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THE VERDICT: The faceoff that didn't count, but still mattered

Team Historian Bob Verdi writes about the opening night ceremonies that honored the late Stan Mikita

by Bob Verdi / Team Historian

She had dropped the ceremonial first puck an hour ago. But now, among family and friends in a United Center suite, Jill Mikita was still working the tissues.

"It's been overwhelming," she said. "Stan would have thought this was too much. Playing hockey was his job, and he did it well, but he didn't go around acting like a star. I mean, if he had to at home, he washed the floors. So he wouldn't have wanted all this fuss."

Video: TOR@CHI: Blackhawks pay tribute to Stan Mikita

Sunday night, before the Blackhawks staged their home opener, they bade farewell to Stan Mikita, a Hall of Famer who played his entire career here, lived here, and loved it here until he passed away in August at age 78.

Waves of affection and admiration for this great man ensued, but Sunday night felt special. Jill, his widow, came on to the ice with her and Stan's children, and the grandchildren. The video presentation about No. 21 was brilliant. Then, Hall of Fame broadcaster Pat Foley asked for 21 seconds of silence from the sellout crowd of 21,812, in memory not only of Stan, but Ab McDonald, his former sidekick on the "Scooter Line."

Hockey was back in town, but bring those tissues.

Sunday's big day began with the annual red carpet celebration in the United Center Atrium, where fans gathered to watch the current Blackhawks come marching in, one by one. Some of the new players need introductions, but none of them require any clothing. These guys can dress.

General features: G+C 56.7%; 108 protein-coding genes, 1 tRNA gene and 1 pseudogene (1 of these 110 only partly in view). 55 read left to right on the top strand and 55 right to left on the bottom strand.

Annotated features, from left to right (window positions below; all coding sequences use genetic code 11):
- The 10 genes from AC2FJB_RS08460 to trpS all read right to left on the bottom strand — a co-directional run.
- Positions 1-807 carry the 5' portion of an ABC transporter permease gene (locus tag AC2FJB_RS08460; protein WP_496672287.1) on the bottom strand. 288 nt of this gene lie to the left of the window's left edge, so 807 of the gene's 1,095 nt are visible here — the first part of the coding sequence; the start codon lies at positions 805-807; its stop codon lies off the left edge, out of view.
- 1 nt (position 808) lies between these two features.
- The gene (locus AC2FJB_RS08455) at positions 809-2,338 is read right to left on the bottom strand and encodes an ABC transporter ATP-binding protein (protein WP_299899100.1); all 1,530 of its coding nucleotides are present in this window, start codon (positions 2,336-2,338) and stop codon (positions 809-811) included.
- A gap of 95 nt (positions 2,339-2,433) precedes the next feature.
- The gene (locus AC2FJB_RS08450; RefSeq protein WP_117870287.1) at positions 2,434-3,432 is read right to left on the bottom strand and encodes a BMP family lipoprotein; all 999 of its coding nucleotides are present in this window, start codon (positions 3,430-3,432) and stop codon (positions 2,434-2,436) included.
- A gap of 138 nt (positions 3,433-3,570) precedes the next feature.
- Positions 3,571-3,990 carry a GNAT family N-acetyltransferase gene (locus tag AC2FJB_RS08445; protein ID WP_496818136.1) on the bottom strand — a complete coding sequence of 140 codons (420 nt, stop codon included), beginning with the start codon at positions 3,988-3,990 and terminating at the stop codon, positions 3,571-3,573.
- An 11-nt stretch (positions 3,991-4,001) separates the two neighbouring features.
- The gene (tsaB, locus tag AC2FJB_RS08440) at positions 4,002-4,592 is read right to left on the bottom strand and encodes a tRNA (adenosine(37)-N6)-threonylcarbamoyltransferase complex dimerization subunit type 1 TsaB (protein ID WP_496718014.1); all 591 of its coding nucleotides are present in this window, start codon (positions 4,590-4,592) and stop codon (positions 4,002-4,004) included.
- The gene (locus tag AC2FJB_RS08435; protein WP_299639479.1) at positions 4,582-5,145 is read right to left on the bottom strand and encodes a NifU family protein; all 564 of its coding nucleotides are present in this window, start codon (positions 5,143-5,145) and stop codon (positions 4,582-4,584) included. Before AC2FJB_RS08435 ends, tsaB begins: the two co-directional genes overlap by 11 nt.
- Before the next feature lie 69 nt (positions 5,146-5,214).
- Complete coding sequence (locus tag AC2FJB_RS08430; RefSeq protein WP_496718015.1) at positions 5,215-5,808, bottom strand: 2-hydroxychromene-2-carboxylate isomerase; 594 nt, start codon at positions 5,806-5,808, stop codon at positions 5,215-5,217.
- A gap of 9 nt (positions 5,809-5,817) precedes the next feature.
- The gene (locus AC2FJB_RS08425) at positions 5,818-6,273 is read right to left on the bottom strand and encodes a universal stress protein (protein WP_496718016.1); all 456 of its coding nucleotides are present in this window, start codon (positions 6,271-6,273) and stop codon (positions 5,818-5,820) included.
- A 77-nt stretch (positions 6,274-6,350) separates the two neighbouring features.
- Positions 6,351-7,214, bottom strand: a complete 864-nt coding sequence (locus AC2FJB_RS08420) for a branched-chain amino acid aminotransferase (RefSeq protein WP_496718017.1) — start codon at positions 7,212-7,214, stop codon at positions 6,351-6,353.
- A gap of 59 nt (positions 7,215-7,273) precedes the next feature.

Video: Sights and Sounds: 2018 Home Opener

In uniform, they will wear "21" patches, as seen Sunday night when Chicago's boys of winter lined up for another red carpet affair, this one on the rink remembering a legend who brought honor to the sweater for 22 years. Also, there will be a "21" behind either goal cage at the United Center. Mikita's number has been retired and raised to the ceiling for decades. He still holds most of the scoring records for the franchise, and he retired in 1980.

"The organization has been unbelievable to us," Jill continued, smiling while sniffling. "I say Stan wouldn't have wanted all this, but the Blackhawks have been so good to us. When [President & CEO] John McDonough called him in 2008, shortly after he took over, and asked Stan to be an ambassador, to come back to the franchise, I was with him in Florida. Stan hung up the phone and started crying. He waited 30 years for that phone call."

Surely, Stan would have been amused by Sunday night's guests - the Toronto Maple Leafs. For years, they and the Blackhawks scratched each others' eyes out. Now, out of respect, the visitors stood at their bench, clapping during the Mikita fete, or tapping sticks. John Tavares, a free agent hired to help the Maple Leafs toward their first Stanley Cup in 51 years, joined Blackhawks captain Jonathan Toews and Jill for the faceoff that didn't count, but still mattered anyway.